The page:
Wednesday, April 7, 2010

Between Two Kingdoms

Between Two Kingdoms, by Joe Boyd, is a powerful allegory about living in the last days of Earth. Reminiscent of Pilgrim's Progress, but less didactic, Between Two Kingdoms tells the story of Tommy, Mary and their friends, who are given a chance to leave the Upper Kingdom (Heaven) and return to the Lower Kingdom (Earth), in order to prepare people for the last attack of the enemy. Tommy, Mary and Bobby live in the Upper Kingdom, where they are eternally seven years old, have continual access to the King and His son, the Prince, live on a diet of warm cookies and milk and spend their days building tree houses. Only their love for the Prince makes them willing to travel to the Lower Kingdom, which is ugly, polluted and ruled by the Dark Prince.

Tommy, Mary and Bobby are afraid, but are willing to appear as grown-ups and relive painful memories, in order to serve the Prince and persuade people to seek shelter in His life-giving River. The Dark Prince has devised a scheme to cast the entire Kingdom into darkness, in an effort to make people forget the light and doubt the love of the Great King and the Prince. The children soon meet Pops and Roger, who mentor them and teach them how to reach people who have forgotten about the King. The children and their mentors all have important roles to play before the Dark Prince and his Phantoms can be defeated and the separation between the worlds can be bridged.

This book is a unique and memorable allegory, comparing the Long Night to the end times, and using personality traits to define characters and remind us where our true allegiance should lie. Most compelling is Tommy's struggle to accept the role of leader, while retaining the gift of humility the Prince has given him. The Dark Prince appears kind, wise and attractive, but at the last moment, Tommy understands his true nature and remains loyal to the King. In the end, many people are saved, the Long night is ended, and the children are reunited, to share a breakfast of cookies and milk once more.

What I Like: I like the way the characters are presented as both seven-year-olds, and adults. I am embarrassed to admit I was half-way through the book before I remembered Jesus' words, ". . . unless you are converted and become like little children, you will not enter the kingdom of heaven" (Matthew 18:3). Boyd is creative and innovative in his portrayal of the kingdom of Heaven.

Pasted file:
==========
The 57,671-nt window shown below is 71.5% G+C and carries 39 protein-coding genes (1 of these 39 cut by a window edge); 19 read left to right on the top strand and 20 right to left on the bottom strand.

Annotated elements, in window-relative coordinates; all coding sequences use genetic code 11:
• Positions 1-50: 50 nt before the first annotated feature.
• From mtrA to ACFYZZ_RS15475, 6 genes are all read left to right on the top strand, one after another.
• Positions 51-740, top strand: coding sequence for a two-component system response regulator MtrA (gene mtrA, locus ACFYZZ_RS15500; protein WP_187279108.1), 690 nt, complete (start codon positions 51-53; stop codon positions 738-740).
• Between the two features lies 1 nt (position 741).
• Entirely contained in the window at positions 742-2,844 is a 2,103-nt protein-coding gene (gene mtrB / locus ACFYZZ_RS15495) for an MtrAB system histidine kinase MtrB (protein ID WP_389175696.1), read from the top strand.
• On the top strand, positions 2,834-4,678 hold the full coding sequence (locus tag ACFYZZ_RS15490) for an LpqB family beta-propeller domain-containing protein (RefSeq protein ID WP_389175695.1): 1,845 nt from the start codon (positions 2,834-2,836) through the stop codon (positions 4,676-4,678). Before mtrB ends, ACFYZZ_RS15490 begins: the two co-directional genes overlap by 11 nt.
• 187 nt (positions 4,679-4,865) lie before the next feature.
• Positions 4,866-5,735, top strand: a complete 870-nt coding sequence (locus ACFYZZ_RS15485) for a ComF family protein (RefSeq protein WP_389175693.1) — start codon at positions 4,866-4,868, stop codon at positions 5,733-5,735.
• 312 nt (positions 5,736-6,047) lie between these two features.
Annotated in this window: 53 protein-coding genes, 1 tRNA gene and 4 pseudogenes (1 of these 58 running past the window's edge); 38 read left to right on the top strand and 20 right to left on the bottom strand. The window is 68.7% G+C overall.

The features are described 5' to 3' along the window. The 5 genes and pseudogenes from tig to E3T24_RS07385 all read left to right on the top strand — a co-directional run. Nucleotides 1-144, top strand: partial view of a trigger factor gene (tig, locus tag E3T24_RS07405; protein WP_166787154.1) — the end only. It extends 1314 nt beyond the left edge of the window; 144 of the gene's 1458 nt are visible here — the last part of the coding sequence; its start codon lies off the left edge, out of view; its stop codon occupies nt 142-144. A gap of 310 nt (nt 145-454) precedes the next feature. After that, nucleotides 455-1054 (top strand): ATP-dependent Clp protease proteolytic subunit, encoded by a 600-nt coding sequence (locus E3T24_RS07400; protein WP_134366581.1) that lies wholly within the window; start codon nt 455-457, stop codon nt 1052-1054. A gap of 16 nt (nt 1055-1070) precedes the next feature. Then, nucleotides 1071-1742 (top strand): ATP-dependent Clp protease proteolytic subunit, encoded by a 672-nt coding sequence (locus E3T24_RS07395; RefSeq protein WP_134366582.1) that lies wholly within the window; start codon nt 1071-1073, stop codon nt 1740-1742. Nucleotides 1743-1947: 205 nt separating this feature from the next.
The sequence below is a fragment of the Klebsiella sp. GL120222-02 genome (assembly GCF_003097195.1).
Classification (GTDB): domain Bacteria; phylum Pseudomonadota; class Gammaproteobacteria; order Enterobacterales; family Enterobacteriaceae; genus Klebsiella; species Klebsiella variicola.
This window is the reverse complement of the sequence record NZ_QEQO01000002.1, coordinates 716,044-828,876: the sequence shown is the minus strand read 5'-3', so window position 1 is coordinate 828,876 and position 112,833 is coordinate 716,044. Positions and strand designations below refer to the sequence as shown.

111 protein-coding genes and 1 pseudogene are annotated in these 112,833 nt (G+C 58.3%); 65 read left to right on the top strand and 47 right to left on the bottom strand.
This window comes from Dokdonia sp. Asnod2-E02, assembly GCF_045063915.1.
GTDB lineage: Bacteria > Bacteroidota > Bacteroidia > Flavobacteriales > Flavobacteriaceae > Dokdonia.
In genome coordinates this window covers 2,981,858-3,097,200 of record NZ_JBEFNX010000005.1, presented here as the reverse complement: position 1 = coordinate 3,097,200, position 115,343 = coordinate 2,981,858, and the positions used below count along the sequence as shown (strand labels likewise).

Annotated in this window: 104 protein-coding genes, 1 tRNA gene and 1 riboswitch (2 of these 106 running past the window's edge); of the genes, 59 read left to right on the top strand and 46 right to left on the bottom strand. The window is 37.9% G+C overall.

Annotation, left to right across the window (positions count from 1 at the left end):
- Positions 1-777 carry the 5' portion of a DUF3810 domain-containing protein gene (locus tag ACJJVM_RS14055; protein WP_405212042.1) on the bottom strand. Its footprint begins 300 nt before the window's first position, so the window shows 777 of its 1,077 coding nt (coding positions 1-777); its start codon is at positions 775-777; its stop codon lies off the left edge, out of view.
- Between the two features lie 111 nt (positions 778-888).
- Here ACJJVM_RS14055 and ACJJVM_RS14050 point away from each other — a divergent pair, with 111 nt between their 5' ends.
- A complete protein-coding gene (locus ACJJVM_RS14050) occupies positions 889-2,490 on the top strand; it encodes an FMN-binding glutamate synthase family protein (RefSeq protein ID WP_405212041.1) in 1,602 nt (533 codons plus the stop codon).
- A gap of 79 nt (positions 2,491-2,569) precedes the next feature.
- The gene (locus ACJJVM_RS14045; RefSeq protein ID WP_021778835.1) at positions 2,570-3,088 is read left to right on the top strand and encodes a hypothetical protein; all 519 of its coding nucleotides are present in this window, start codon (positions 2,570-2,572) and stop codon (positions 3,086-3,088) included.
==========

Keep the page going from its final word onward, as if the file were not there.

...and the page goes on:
I also like how appealing the Dark Prince is. Of course, I didn't like the Dark Prince, but I think we often expect Satan to appear in a blatantly evil manner. We are reminded several times in this book things are not always as good as they seem.

There are also several true heroes in this story, both male and female and young and old. This tale will appeal to people of all ages and walks of life.

What I Dislike: This book is small (6 1/2" by 5+") and the type is also small. I am afraid this may make it seem overwhelming to more reluctant readers, even though the story is engaging and fast-paced.

I also had a hard time keeping the names straight. I am guessing Boyd used diminutive forms of names (Tommy, Bobby, Joey, etc. . .) to remind us of the characters' true nature as children, but it got confusing at times.

Overall Rating: Very Good

Age Appeal: not listed, but I would say 12 and up (older adults may enjoy it as well)

Publisher Info: Standard Publishing, 2010; ISBN: 978-0-7847-2358-6; Paperback, $9.99

Buy it Now at Christianbook.com for $7.99

OR Buy it at Amazon.com for $9.99.



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3 comments:

Sarah said...

Thank you for your review and helping spread the word about Between Two Kingdoms! I work for Standard Publishing, the publishing house for Joe Boyd's book. Thank you for taking the time to review this book. We really appreciate it!

Erin said...

Sarah,

I am glad you saw the review. I thoroughly enjoyed reading Between Two Kingdoms, and I know many of our readers will enjoy it as well. I hope to see more of Boyd's writing in the future!

Erin

Shirley R. said...

This looks like a very intriguing read for children. Sadly, I think allegories are a dying breed. They are somewhat rarer than they used to be. (And furthermore, very difficult to write.) But I am happy to see this one, it looks well done.

Thanks for the review, it definitely sounds like something worth looking into to.